Home News Center The First-Ever U.S. Senate Hearing on Ending the School-to-Prison Pipeline

The First-Ever U.S. Senate Hearing on Ending the School-to-Prison Pipeline

December 20, 2012

juvenile-justice-reform_capitol-domeOver 400 people were in attendance at last week's first-ever hearing on ending the school to prison pipeline — led by Illinois Senator Dick Durbin. Betsy Clark of the Illinois Juvenile Justice Initiative, an NJJN member, attended the hearing and summarized the event. --Ed.

Hearing Recap - [On Dec. 12, 2012], Illinois Senator Richard Durbin held the first federal hearing on the issue of "Ending the School to Prison Pipeline." Kudos to the Senator for addressing this critical topic, and to the Senator's staff for an incredibly well organized, effective and moving hearing.

The hearing was before a subcommittee, chaired by Sen. Durbin, of the Senate Judiciary Committee. It was put together with short notice, yet was packed – the hearing room was changed to accommodate 260 attendees, and an overflow room held 150 more folks watching the hearing on monitors.

Senator Durbin was joined by Senators Leahy, Blumenthal and Franken.

Sen. Durbin opened the hearing with a statement, noting the critical nature of the disparities in school discipline practices, and stating that this was the first congressional hearing ever held on what has been called the “school to prison pipeline”. Sen. Durbin noted that states have come up with some creative initiatives to address youth violence, citing Redeploy Illinois as an example of Illinois’ successful innovative programming.

Senator Patrick Leahy took note of an article in The New York Times about the disparities and overreliance on incarceration due to mandatory minimum sentences, and stated that the high rate of U.S. incarceration, compared to other nations, was unacceptable: “Something is wrong here.”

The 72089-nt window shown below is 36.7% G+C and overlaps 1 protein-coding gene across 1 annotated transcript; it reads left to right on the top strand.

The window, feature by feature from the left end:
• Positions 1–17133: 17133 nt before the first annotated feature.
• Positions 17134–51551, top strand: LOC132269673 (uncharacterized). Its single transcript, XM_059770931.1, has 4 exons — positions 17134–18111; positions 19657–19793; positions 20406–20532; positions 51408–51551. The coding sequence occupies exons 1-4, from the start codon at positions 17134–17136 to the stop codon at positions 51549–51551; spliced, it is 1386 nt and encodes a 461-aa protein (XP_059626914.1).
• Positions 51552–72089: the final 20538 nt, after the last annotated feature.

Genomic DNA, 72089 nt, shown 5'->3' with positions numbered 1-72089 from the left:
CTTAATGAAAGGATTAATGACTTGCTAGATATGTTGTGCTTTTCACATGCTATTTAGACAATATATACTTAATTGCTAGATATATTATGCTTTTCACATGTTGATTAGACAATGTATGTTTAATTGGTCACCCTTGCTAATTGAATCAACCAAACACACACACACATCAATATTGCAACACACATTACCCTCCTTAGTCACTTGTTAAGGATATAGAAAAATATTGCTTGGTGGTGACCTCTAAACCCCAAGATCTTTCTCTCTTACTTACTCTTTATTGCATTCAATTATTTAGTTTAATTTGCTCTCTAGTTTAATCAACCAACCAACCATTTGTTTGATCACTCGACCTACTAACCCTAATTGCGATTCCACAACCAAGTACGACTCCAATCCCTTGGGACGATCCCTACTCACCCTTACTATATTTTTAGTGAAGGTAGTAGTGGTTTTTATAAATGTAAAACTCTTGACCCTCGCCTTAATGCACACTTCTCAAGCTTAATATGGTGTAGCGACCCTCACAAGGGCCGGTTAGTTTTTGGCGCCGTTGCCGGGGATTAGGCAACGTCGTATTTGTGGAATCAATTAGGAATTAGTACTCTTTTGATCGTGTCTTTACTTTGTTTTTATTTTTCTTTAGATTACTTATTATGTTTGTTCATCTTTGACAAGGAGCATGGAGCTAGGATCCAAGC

Minorities, he said, were overrepresented by any measure. He pledged to reintroduce reauthorization of the federal Juvenile Justice and Delinquency Prevention Act in the next Congress. Sen. Leahy stated, “These children should not be in adult prisons.” He took note of the potential of the Reconnecting Homeless Youth Act and the Second Chance Act, and said these are things that really affect every community.

"As a nation we can do better. As a nation for the sake of our soul, we must do better," said Sen. Patrick Leahy.

Rep. Robert Scott handed out charts detailing that the rate of U.S. incarceration is the highest rate of any nation in the world, and similarly, that the youth incarceration rate in the U.S. is the highest in the world. Rep. Scott suggested that if we reduced the African-American incarceration rate in the worst ten states to 500 per 100,000 (incarceration rates over this rate are counterproductive to reducing crime, according to the Pew Center on the States), we could shift the savings to our most vulnerable children.

Rep. Scott concluded that we must dismantle the cradle to prison pipeline, and replace it with a cradle to college/career pipeline. He cited a quotation that it is easier to prepare strong children than to repair broken men.

Rep. Danny Davis urged that the federal government lead an effort to address the school to prison pipeline. He noted this is an elusive and complex issue that has led to rates of more youth in prison in the U.S. than any other nation. Rep. Davis urged that the U.S. examine school discipline data within civil rights data collection, using disparate data to direct supports and interventions like Positive Behavioral Interventions and Supports, and Social and Emotional Learning.